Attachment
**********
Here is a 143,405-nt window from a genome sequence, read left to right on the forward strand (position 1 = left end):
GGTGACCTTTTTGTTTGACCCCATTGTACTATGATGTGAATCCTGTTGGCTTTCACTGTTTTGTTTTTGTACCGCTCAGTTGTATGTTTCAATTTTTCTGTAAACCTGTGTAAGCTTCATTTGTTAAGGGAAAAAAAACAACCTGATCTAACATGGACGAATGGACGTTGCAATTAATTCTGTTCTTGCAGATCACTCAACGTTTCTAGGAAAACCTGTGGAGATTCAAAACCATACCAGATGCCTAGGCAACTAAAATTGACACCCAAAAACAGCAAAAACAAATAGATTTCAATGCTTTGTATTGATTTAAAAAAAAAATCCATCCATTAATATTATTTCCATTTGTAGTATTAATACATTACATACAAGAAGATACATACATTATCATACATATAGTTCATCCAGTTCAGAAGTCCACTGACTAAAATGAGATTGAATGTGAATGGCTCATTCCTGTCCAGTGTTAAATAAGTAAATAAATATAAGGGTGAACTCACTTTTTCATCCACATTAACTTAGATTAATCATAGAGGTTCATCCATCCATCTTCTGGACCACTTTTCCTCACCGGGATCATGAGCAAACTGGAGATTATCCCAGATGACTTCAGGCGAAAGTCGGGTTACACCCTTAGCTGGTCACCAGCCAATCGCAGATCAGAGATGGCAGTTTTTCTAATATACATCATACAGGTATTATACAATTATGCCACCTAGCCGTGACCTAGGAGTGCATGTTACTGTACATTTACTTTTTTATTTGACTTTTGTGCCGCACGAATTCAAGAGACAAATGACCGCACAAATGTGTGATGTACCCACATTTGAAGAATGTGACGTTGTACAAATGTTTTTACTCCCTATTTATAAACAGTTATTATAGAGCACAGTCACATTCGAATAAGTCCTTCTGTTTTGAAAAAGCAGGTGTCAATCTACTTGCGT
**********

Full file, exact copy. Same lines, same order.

Here is a 143,405-nt window from a genome sequence, read left to right on the forward strand (position 1 = left end):
GGTGACCTTTTTGTTTGACCCCATTGTACTATGATGTGAATCCTGTTGGCTTTCACTGTTTTGTTTTTGTACCGCTCAGTTGTATGTTTCAATTTTTCTGTAAACCTGTGTAAGCTTCATTTGTTAAGGGAAAAAAAACAACCTGATCTAACATGGACGAATGGACGTTGCAATTAATTCTGTTCTTGCAGATCACTCAACGTTTCTAGGAAAACCTGTGGAGATTCAAAACCATACCAGATGCCTAGGCAACTAAAATTGACACCCAAAAACAGCAAAAACAAATAGATTTCAATGCTTTGTATTGATTTAAAAAAAAAATCCATCCATTAATATTATTTCCATTTGTAGTATTAATACATTACATACAAGAAGATACATACATTATCATACATATAGTTCATCCAGTTCAGAAGTCCACTGACTAAAATGAGATTGAATGTGAATGGCTCATTCCTGTCCAGTGTTAAATAAGTAAATAAATATAAGGGTGAACTCACTTTTTCATCCACATTAACTTAGATTAATCATAGAGGTTCATCCATCCATCTTCTGGACCACTTTTCCTCACCGGGATCATGAGCAAACTGGAGATTATCCCAGATGACTTCAGGCGAAAGTCGGGTTACACCCTTAGCTGGTCACCAGCCAATCGCAGATCAGAGATGGCAGTTTTTCTAATATACATCATACAGGTATTATACAATTATGCCACCTAGCCGTGACCTAGGAGTGCATGTTACTGTACATTTACTTTTTTATTTGACTTTTGTGCCGCACGAATTCAAGAGACAAATGACCGCACAAATGTGTGATGTACCCACATTTGAAGAATGTGACGTTGTACAAATGTTTTTACTCCCTATTTATAAACAGTTATTATAGAGCACAGTCACATTCGAATAAGTCCTTCTGTTTTGAAAAAGCAGGTGTCAATCTACTTGCGT